» Thursday, January 21, 2010

Foreign Office Funding

Asked if there was any more clarity on Foreign Office spending in Pakistan and in particular the fact that the Foreign Office used to hedge on foreign currency but no longer did so, the PMS said Chris Bryant would be giving a response in the House to an Urgent Question. In relation to the specific issue of currency, it was the case that there had been some currency pressures that the Foreign Office had been dealing with. The principal cause of this was the sustained fall in sterling.

Put that the Treasury had taken away the FCO’s ability to hedge on currencies, the PMS said he would get back to people with any more detail.

Asked what proportion of the cuts had been linked to counter terrorism projects, the PMS replied that it was important to put this in context; in 2010/11, the Government would be spending 3.5billion on counter terrorism, more than three times the level since 9/11.

The Foreign Office’s budget for counter terrorism had also increased significantly. In 2008/09 it was 35million, in 2009/10 it would be 36.9million and the projection for 2010/11 was 38million. Pakistan remained our highest priority in terms of counter terrorism and in Pakistan specifically FCO spending on counter terrorism had increased year by year.

In 2007/08 it was 3.7million, in 2008/09 it was 6.2million, in 2009/10 it was 8.3million and the projected figure was 9million for the next financial year. So in terms of actual spend, there had been an increase over the last few years.

There were other departments who spent significant sums of money on counter terrorism overseas. The UK gave more aid to Pakistan than it did to any other country and in the period 2009/13 we had increased aid to 665million. This was an extremely important commitment the Government made to counter terrorism and Pakistan was the key priority.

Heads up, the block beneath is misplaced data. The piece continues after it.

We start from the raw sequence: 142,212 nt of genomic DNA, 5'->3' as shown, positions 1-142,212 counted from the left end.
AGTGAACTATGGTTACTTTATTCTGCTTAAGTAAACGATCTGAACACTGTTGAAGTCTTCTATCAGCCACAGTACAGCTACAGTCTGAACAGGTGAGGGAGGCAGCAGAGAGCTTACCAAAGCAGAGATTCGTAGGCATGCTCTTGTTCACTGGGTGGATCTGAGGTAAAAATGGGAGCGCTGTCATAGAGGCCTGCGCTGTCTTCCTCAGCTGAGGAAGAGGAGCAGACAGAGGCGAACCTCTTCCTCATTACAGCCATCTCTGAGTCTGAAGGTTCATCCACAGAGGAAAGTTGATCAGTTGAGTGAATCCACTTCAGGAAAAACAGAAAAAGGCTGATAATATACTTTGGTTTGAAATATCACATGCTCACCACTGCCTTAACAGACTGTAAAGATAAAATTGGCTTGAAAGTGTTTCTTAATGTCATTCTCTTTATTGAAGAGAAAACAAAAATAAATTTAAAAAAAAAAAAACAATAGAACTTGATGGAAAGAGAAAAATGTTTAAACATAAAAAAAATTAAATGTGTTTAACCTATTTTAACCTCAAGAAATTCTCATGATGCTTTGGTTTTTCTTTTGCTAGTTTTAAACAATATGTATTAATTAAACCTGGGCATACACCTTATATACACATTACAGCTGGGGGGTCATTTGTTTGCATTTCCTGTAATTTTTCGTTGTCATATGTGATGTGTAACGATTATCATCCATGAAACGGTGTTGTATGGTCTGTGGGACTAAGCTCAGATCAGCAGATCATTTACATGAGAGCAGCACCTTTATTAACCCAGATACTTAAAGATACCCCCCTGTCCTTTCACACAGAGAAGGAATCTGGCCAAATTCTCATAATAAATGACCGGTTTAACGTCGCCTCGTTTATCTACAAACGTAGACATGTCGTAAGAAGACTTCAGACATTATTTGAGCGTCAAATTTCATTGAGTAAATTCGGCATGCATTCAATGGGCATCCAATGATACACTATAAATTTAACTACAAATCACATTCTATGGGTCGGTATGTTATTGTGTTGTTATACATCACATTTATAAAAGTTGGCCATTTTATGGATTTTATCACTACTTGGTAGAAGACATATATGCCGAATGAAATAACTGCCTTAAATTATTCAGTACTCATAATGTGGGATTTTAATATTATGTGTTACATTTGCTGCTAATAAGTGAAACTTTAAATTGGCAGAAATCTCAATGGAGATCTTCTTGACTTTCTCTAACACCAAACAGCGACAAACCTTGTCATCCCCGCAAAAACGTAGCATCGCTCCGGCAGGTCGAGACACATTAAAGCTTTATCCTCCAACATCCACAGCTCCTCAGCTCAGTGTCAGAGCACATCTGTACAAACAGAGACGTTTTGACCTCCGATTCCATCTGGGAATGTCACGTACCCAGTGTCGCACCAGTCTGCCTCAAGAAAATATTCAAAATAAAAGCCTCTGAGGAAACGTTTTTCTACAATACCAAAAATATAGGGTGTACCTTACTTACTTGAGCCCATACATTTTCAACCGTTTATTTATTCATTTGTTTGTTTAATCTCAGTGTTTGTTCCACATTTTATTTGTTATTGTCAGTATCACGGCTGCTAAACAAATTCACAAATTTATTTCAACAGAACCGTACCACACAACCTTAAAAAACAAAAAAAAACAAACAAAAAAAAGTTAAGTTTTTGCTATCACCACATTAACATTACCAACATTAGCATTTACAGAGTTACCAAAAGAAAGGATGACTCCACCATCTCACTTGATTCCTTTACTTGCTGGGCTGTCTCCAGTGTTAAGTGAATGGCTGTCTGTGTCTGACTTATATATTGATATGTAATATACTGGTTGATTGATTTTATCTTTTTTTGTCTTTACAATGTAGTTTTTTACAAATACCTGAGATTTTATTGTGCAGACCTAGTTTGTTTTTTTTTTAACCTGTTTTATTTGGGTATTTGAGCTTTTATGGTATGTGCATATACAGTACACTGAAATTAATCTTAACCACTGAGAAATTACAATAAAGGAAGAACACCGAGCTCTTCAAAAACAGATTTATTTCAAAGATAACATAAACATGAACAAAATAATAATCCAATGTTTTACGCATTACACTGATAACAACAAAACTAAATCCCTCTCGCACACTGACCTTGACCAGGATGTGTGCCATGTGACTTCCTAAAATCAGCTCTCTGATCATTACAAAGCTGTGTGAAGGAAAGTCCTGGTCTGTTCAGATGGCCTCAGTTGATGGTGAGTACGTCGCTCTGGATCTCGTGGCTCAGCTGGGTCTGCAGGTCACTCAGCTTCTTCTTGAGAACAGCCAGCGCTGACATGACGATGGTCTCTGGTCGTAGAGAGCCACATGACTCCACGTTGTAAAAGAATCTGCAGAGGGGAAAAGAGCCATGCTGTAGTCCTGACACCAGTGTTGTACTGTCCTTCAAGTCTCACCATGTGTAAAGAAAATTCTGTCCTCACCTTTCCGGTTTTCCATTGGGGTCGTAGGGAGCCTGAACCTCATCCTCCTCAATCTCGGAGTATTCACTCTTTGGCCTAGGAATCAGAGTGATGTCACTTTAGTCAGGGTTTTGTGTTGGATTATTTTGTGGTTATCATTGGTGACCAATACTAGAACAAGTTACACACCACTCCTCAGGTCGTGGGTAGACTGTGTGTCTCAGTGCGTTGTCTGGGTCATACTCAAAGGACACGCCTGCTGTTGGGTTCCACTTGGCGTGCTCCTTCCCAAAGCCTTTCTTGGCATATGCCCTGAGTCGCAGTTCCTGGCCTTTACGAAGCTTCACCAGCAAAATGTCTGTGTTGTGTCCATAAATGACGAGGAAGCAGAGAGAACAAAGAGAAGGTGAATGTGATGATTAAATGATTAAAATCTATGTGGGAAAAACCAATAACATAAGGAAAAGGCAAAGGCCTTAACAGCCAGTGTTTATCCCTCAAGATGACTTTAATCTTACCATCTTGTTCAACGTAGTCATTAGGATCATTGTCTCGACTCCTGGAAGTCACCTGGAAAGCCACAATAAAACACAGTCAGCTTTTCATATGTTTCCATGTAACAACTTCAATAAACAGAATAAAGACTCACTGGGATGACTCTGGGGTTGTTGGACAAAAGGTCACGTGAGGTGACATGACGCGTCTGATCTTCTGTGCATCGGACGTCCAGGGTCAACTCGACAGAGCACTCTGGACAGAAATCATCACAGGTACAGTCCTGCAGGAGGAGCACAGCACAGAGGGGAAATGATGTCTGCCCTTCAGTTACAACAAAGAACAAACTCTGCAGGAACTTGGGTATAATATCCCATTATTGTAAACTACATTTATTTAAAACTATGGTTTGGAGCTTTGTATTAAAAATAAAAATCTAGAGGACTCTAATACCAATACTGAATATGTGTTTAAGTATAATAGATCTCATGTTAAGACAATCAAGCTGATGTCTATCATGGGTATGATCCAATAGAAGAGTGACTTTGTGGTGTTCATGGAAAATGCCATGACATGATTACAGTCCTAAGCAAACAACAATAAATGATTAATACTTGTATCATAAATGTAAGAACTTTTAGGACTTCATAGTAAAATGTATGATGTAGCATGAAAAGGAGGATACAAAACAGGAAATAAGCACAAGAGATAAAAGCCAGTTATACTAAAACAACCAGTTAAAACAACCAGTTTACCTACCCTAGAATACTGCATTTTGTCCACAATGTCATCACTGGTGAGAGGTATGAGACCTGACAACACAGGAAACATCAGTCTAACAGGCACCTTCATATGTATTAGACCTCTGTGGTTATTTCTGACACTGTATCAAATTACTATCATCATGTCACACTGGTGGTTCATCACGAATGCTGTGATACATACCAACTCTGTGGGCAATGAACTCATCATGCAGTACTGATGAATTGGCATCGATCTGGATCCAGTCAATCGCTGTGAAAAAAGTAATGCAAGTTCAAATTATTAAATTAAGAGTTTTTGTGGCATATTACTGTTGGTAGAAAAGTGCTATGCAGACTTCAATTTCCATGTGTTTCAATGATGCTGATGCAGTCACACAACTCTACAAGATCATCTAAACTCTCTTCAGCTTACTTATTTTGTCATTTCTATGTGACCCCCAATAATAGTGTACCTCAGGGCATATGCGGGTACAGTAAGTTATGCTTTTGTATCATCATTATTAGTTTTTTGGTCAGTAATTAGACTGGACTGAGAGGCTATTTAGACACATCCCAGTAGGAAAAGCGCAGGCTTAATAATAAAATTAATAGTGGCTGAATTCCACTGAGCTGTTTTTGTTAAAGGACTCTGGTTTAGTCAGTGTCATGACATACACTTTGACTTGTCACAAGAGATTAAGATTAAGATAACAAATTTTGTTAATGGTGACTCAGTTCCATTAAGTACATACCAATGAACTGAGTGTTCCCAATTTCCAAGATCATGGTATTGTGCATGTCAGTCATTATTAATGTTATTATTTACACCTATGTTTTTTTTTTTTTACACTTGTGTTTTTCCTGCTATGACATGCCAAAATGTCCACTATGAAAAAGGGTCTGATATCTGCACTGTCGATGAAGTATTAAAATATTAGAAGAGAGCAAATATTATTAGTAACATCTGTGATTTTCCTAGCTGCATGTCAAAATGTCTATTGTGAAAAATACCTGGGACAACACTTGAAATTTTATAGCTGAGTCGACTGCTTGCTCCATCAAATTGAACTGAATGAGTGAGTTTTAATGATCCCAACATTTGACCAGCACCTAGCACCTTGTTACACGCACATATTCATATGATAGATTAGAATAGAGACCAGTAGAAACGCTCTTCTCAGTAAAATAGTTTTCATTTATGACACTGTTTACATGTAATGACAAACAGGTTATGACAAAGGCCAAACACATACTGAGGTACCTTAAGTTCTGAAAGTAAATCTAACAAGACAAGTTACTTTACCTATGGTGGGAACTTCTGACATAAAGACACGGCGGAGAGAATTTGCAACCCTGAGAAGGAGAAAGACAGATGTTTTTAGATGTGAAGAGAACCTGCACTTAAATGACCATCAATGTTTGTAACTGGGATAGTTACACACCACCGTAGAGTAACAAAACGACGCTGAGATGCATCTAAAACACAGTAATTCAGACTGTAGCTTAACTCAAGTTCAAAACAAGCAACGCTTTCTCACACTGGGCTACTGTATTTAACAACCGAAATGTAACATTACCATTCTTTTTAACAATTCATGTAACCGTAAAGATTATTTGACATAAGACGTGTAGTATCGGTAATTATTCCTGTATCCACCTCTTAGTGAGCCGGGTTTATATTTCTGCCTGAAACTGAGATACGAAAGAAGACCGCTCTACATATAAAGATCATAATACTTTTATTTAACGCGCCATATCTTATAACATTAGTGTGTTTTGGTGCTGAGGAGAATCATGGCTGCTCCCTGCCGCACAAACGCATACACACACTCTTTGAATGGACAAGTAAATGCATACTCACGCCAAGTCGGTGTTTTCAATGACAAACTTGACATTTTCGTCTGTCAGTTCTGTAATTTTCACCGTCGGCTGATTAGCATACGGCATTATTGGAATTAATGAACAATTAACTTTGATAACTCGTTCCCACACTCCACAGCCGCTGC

In that expenditure there would be decisions on individual programmes and those decisions were a matter for the Foreign Office. All departments kept spending under review and that could mean cutting individual projects if it was the case that they were not delivering the results we were seeking.

Put that Baroness Kinnock was not making a point about individual projects and what she had actually said was the cuts were being made because of the exchange rate, something that used to be protected before being removed by the Treasury in 2007, the PMS replied that what Baroness Kinnock had been talking about were individual projects that needed to be looked at in terms of delivery.

The Government was not spending less on counter terrorism. The PMS added that he did not know the specific detail of the currency implications, but the fact was actual spend on counter terrorism in Pakistan had grown and would continue to grow in the future.

Asked if it was a mistake to remove the protection on the currency scheme, the PMS said that there were a number of sensible reasons for doing that and it wasn’t for him to talk about it retrospectively. The most important thing was to be clear about counter-terrorism spending.

Asked if the Government was aware that Baroness Kinnock would be making the comments, the PMS replied that the Government was aware that Baroness Kinnock was before the House of Lords yesterday. We worked very closely with the FCO and Baroness Kinnock was regularly questioned in the House of Lords about her portfolio.

Asked whether the Government would make up the 110million shortfall, the PMS replied that clearly every department was looking at cuts as appropriate. The programme on counter terrorism was rock-solid and the expenditure was a significant part of what the Government was doing.

Put that the amount being spent in the UK had increased but due to currency fluctuations it could turn out to be less once it had arrived in Pakistan, the PMS said that the way projects worked did not mean that money was necessarily physically transferred to India or Pakistan. The PMS was happy to look at the issue of currency, but the Government talked about its budget in pounds sterling.

Put that the key point was not the money spent in the UK but the effect at the other end in Pakistan, the PMS replied that the Government accounted for what it spent in sterling.

original source.

Briefing took place at 10:00 | Search for related news

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